By H. Malone for JewsOnFirst.org, December 19, 2006
Televangelist John Hagee recently added his voice to the conservative chorus slamming the findings of the Iraq Study Group. Hagee, founder of the Christian Zionist lobbying group Christians United for Israel (CUFI), emailed a warning to his evangelical supporters saying they should "beware" the group's chairman, former Secretary of State Jim Baker.
Hagee slammed Baker for supposedly promoting the position "that America's problems can be settled if the Israel-Arab affair is settled." Hagee also claimed that, as Secretary of State in the George H.W. Bush administration, Baker enlisted Syria's support for the first Iraq war by giving Damascus "a free hand" in Lebanon.(Syria had been an increasing presence in Lebanon since the early 1980s.)
Baker's "pragmatism" pressured Israel to freeze Jewish settlements and to roll back to the 1949 lines and accused Israel of being an obstruction to the peace process. (To read Hagee's email posted on CUFI's website, click here)
These are serious crimes in the eyes of Hagee and his supporters who believe Israel's right to every scrap of disputed territory is Biblically sanctioned. Baker's latest transgressions, according to Hagee, are just as bad:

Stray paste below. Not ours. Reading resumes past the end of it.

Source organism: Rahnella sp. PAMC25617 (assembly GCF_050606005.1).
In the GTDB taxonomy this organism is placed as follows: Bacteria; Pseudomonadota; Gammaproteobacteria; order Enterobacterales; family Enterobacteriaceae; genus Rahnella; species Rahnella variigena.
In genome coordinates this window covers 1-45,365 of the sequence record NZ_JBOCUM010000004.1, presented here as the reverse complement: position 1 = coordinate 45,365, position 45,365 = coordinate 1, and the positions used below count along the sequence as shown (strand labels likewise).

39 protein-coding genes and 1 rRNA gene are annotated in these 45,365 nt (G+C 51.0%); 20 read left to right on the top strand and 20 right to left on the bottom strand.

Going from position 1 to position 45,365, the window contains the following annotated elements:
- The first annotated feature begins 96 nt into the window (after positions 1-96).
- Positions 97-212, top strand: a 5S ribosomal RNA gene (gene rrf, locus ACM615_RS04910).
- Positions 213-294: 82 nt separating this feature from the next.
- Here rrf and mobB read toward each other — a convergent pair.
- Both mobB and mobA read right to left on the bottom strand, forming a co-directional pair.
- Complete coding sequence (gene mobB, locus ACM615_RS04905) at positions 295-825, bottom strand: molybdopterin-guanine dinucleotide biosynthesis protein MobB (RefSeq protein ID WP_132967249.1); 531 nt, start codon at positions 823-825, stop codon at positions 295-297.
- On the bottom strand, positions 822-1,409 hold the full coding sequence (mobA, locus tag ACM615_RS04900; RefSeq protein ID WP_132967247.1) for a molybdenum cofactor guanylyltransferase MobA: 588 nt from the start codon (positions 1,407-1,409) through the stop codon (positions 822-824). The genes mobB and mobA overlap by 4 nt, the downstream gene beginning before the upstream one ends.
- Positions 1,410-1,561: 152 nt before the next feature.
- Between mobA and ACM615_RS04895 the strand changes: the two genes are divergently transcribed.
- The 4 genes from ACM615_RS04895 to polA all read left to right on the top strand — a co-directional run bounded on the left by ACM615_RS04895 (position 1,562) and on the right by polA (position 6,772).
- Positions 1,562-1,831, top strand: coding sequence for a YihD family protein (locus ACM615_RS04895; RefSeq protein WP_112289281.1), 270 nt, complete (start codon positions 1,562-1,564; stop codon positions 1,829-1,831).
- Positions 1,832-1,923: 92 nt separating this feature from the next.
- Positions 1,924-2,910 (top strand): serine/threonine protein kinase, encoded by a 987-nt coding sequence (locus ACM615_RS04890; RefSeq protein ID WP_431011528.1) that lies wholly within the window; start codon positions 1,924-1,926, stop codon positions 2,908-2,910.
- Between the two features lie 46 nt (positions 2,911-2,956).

Baker is once again sticking the knife in Israel's back by connecting America's problems with Iraq and Iran to Israel. He's saying that America's problems can be settled if the Israel-Arab affair is settled.
As one of a long list of recommendations, The Iraq Study Group report calls for direct talks between Israel and its neighbors, Syria and Lebanon and also with the Palestinians; it says that resolving the Israeli-Arab conflict would improve conditions in Iraq. The report also calls for the U.S. to open a dialogue with Iran and Syria.
Hagee is influential
What Hagee thinks on these issues does matter. Through his powerful network of 160 TV stations, Hagee speaks his strident pro-Israel message directly to millions in the Bible Belt, the backbone of the Bush Administration's political support. This past July, Hagee flexed some of that political muscle by sending 3,500 followers to lobby on Capital Hill for aggressive action against Iran. But as columnist Yossi Paritzky -- who writes for Ynet.com, the English-language website of a major Israeli daily, Yediot Ahronot, notes, there is a price for this love of Israel: